Wealthy Lifestyles Drain Urban Water Resources, Study Finds
In 2022, the news broke that Southern California celebrities were using far more than their fair share of water during an ongoing drought. Dwyane Wade and Gabrielle Union went more than 489,000 gallons over water limits in May of that year because of problems with their pool, while Sylvester Stallone drew 533 percent over his monthly water budget in a bid to save mature trees on his property.
It turns out that excesses like these are not isolated incidents. A new study published in Nature Sustainability Monday found that the pools and gardens of the wealthy pose a major threat to urban water security worldwide.
“Climate change and population growth mean that water is becoming a more precious resource in big cities, but we have shown that social inequality is the biggest problem for poorer people getting access to water for their everyday needs,” study co-author and University of Reading hydrologist Professor Hannah Cloke said in a press release.
The research used South Africa’s Cape Town as a case study. The city is both highly unequal and survived a major drought from 2015 to 2017. During this time, reservoirs shrank to 12.3 percent of normal levels, leading officials to warn people to conserve water and avoid a “Day Zero” at which point nothing would be left.
The researchers used a model to look at water use across Cape Town’s income brackets both before and during the drought. According to the 2020 census, Cape Town was 1.4 percent elite, 12.3 percent upper-middle income, 24.8 percent lower-middle income, 40.5 percent lower income and 21 percent “informal dwellers” who live in shanty towns on the city outskirts. The model found that the top two income brackets–13.7 percent of the population–used 51 percent of the water, while the bottom two–61.5 percent of population–used only 27.3 percent.
“Many people have swimming pools, which need a lot of water,” study lead author Elisa Savelli of Uppsala University in Sweden told New Scientist of the disparity. “They also have flashy gardens, which need to be regularly irrigated.”
During the drought, this meant that, while elite and upper-middle income groups did reduce their water use the most, that reduction came from forgone luxuries like the pools and gardens rather than their basic needs, and they were able to recover quickly. Lower income people, on the other hand, had to cut their water consumption by 51 percent, and this did interfere with their daily lives.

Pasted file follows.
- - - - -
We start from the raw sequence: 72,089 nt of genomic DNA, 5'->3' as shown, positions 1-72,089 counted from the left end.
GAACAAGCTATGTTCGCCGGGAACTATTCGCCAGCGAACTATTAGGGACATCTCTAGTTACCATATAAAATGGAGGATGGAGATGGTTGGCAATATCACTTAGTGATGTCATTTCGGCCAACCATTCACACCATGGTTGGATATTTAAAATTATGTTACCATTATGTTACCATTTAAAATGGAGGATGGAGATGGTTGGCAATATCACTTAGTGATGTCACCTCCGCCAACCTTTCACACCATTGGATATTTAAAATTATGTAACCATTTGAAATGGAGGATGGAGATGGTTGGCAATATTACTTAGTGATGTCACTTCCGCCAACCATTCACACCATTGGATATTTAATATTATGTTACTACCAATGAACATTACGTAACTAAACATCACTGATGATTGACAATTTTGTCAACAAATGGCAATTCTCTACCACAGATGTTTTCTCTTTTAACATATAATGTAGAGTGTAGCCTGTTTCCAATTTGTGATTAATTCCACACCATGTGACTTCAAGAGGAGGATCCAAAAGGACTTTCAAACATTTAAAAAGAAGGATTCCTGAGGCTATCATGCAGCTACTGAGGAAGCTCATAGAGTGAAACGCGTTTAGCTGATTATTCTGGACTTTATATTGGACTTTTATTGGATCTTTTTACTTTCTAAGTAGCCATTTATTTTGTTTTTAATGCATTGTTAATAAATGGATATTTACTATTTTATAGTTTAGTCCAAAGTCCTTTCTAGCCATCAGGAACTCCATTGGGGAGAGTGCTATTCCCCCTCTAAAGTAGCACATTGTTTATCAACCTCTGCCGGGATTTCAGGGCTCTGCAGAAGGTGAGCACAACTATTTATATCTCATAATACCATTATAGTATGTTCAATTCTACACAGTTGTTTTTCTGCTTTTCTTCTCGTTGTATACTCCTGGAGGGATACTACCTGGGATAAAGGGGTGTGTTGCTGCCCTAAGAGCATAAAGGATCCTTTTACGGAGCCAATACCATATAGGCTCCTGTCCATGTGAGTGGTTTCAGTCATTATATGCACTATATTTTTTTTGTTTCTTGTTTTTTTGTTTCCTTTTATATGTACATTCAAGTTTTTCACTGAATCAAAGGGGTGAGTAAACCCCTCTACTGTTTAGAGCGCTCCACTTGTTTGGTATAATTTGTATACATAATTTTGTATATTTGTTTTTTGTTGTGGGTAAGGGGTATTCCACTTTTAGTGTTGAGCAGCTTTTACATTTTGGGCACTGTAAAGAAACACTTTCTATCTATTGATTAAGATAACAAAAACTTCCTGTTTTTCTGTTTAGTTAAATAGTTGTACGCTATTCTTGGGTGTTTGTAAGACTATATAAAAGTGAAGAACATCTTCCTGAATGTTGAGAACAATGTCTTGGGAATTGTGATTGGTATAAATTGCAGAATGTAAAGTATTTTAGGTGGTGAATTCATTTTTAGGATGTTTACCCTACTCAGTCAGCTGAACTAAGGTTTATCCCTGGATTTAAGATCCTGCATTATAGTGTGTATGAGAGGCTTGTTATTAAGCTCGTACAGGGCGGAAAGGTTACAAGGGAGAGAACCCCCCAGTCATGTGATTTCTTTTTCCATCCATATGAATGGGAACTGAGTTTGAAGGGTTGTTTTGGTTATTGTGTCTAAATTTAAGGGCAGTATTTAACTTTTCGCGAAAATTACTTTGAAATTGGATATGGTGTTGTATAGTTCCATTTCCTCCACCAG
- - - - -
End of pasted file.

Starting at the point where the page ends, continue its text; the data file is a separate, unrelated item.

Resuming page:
“These results indicate that drought-related restrictions can leave lower-income households without enough water to meet their basic water demands for bathing, laundry, cooking and sustaining their livelihoods,” the study authors wrote.
At the same time, the wealthier groups were able to access additional water by purchasing bottles or digging private wells, an action that ultimately threatens groundwater supply. A final model ran by the study authors found that an increase in unequal water use could be more detrimental to the urban water supply than either the climate crisis or a growing population.
The strain that the wealthy put on urban water resources is also likely to increase as the climate warms. The study authors noted that more than one billion city dwellers are expected to face water shortages in the near future, and this is not a threat limited to Cape Town. Other cities in a similar situation include London, Miami, Barcelona, Beijing, Tokyo, Melbourne, Istanbul, Cairo, Moscow, Bangalore, Chennai, Jakarta, Sydney, Maputo, Harare, Sao Paulo, Mexico City and Rome.
“More than 80 big cities worldwide have suffered from water shortages due to droughts and unsustainable water use over the past 20 years, but our projections show this crisis could get worse still as the gap between the rich and the poor widens in many parts of the world,” Cloke said in the press release. “This shows the close links between social, economic and environmental inequality. Ultimately, everyone will suffer the consequences unless we develop fairer ways to share water in cities.”
The study has important implications for how to address urban water shortages, since technical innovations that enable more efficient water use won’t address the underlying issues.
“To a certain extent, to solve this issue, we need to criticise and contest the political and economic systems that regulate all our lives,” Savelli told New Scientist.
University College London Professor Mariana Mazzucato, who was not a part of the study but was the lead author of a report from the Global Commission on the Economics of Water that warned freshwater demand was set to exceed supply by 40 percent by the end of the decade, agreed.
“We need a much more proactive, and ambitious, common good approach [to the water crisis],” Mazzucato told The Guardian. “We have to put justice and equity at the centre of this, it’s not just a technological or finance problem.”
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